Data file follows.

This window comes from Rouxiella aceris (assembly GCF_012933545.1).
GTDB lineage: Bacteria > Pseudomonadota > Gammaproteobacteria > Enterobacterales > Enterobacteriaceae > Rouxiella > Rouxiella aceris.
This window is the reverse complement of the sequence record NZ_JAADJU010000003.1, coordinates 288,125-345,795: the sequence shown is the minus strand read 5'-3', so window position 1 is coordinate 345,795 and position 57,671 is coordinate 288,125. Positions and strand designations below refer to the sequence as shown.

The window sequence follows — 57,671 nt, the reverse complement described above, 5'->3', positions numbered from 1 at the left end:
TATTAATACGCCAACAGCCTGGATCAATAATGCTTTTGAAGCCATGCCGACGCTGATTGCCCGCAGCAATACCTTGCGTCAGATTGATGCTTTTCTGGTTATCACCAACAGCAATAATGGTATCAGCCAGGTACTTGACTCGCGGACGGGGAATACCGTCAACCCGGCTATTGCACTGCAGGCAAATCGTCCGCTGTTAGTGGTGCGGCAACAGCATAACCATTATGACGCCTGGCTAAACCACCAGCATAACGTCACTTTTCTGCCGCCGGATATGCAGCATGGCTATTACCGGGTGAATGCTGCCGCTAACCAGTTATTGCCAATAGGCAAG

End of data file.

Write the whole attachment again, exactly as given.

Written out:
This window comes from Rouxiella aceris (assembly GCF_012933545.1).
GTDB lineage: Bacteria > Pseudomonadota > Gammaproteobacteria > Enterobacterales > Enterobacteriaceae > Rouxiella > Rouxiella aceris.
This window is the reverse complement of the sequence record NZ_JAADJU010000003.1, coordinates 288,125-345,795: the sequence shown is the minus strand read 5'-3', so window position 1 is coordinate 345,795 and position 57,671 is coordinate 288,125. Positions and strand designations below refer to the sequence as shown.

The window sequence follows — 57,671 nt, the reverse complement described above, 5'->3', positions numbered from 1 at the left end:
TATTAATACGCCAACAGCCTGGATCAATAATGCTTTTGAAGCCATGCCGACGCTGATTGCCCGCAGCAATACCTTGCGTCAGATTGATGCTTTTCTGGTTATCACCAACAGCAATAATGGTATCAGCCAGGTACTTGACTCGCGGACGGGGAATACCGTCAACCCGGCTATTGCACTGCAGGCAAATCGTCCGCTGTTAGTGGTGCGGCAACAGCATAACCATTATGACGCCTGGCTAAACCACCAGCATAACGTCACTTTTCTGCCGCCGGATATGCAGCATGGCTATTACCGGGTGAATGCTGCCGCTAACCAGTTATTGCCAATAGGCAAG